Asociación BPD

Registered association
(+502) 7839-7794

The Association was established in Guatemala in 2006, and works in the Chimaltenango area with a main focus on reducing chronic child malnutrition in rural areas.

Women, Men, Girls, Boys, Indigenous peoples, Elderly, Disabled, Youth
Youth, Children at risk, Family, Health, Water and sanitation
Chimaltenango (Tecpán, San Juan Comalapa)

Organizational contacts & locations

Francisco Enríquez
Executive Director
(+502) 5865-6358
Pat O'Connor
(+502) 3005-8165
Johanna Cap
Field Supervisor
(+502) 3047-6423
1a avenida 3-50, 
Zona 2

Mission, vision & values


Our mission is to promote comprehensive development services that improve the well-being of low-income families, especially in rural Mayan areas.


That communities are empowered and capable of achieving sustainable, culturally relevant and equitable development that guarantees their right to health and well-being.

We value association with communities, community empowerment, strategic alliances, evidence-based interventions, sustainable development, and learning and knowledge.

Products, services, and programs


Comprehensive program focused on reducing chronic childhood malnutrition, with training in nutrition, food production, leadership and community empowerment, family planning, hygiene and health. Home gardens, dairy goats, clean water, basic sanitation are worked and family planning methods are provided.

Organizational detail

Number of employees: 
Private donations
Primary issue(s) / need(s) addressed

Chronic child malnutrition. There is notable evidence of indicators at the national level, which show chronic malnutrition as the main health problem in Guatemala for children under 5 years of age.

Impact, adaptations & objectives

Impact to date

Chronic child malnutrition has been reduced by up to 15% in rural communities of Chimaltenango. Some 75,000 people have directly benefited from the program implemented by ABPD, in 5 municipalities of the department.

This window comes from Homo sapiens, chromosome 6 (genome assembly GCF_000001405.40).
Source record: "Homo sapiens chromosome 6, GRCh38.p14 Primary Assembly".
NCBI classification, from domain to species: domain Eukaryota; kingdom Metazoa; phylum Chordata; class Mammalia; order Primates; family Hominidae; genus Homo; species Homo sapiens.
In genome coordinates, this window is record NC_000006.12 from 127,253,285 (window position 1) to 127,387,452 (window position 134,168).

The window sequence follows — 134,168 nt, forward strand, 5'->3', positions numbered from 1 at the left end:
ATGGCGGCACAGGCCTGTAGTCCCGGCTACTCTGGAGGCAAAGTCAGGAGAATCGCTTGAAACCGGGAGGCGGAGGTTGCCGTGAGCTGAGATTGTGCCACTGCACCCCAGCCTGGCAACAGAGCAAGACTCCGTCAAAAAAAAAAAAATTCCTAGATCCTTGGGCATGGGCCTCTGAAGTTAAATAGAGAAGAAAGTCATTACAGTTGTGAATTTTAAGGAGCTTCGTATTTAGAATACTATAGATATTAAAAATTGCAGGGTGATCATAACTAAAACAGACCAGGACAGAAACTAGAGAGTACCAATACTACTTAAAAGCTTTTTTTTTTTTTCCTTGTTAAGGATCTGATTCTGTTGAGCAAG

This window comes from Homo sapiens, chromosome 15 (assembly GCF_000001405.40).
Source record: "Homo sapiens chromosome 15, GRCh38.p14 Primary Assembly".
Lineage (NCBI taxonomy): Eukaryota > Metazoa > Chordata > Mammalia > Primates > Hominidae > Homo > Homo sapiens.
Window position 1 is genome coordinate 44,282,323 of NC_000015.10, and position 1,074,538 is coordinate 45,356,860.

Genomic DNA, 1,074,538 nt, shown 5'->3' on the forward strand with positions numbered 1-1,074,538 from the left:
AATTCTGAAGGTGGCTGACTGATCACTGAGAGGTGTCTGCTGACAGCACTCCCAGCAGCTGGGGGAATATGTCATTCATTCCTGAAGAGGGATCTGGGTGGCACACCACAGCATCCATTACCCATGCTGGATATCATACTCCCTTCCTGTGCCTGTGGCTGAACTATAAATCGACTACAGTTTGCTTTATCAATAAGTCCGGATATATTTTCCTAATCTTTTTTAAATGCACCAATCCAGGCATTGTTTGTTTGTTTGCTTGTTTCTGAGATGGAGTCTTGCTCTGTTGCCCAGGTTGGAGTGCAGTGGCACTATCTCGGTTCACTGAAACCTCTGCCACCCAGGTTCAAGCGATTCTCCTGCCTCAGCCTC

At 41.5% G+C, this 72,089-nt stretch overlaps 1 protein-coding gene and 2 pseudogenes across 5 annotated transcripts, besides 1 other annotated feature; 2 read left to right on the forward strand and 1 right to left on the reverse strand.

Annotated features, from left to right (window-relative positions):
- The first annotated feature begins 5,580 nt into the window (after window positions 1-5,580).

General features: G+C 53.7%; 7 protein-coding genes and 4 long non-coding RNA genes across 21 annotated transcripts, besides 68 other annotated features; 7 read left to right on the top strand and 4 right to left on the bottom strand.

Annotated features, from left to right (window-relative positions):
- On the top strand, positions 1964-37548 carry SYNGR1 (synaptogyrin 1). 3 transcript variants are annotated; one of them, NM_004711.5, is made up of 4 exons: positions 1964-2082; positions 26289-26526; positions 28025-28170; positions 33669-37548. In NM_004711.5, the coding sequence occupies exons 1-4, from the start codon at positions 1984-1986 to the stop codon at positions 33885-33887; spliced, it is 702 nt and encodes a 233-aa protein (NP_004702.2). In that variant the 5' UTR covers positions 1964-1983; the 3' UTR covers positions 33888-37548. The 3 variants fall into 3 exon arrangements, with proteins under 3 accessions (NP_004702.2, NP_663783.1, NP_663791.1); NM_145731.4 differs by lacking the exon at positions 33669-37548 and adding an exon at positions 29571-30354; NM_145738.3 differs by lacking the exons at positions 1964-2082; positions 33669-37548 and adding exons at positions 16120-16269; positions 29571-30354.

Impact measuring

Indicators have been designed to measure aspects such as: reduction of chronic malnutrition, access to animal protein and micronutrients, access to drinking water, reduction in the incidence of gastrointestinal and respiratory diseases, number of women in decision-making positions, and much more.

Organizational adaptations: 
Size and / or structure, Key offerings, Location
Organizational adaptation details

Size and/or structure

The size of the organization has been growing over the years, it began with little funding and few personnel, and this has been increasing gradually. 

Key offerings

The program has been adapting to a better understanding of the needs in the communities, offering services that were not initially part of the program, and eliminating others that were not seen to have the expected impact. 


Regarding location, they worked in San Martín Jilotepeque and later Patzún was included. A few years later he stopped working in the first municipality and Santa Apololonia joined. Later, he left Patzún and Tecpán joined, to finally leave Santa Apolonia and incorporate San Juan Comalapa. The fact of leaving a municipality is because most of the communities have been covered.

Short term objectives


We are investigating expansion possibilities towards Quiché or Sololá, but we are in the early stages, slowed down by the pandemic situation. 


Our indicators and monitoring and evaluation system are constantly reviewed, in order to improve the quality of our program, this is done every year. 


We partner with other institutions and health centers so that our impact is greater, we cannot do everything and we are not experts in everything that is needed to have a notable and permanent impact on the issue of chronic childhood malnutrition.

Long term objectives


Eventually expanding to Quiché or Sololá. 


Continue to collect information through external and internal evaluations, and the community support council that we have, which gives us feedback from the villages on the quality of our work. 


Listen to families and incorporate new fields of intervention, according to demand and identified needs.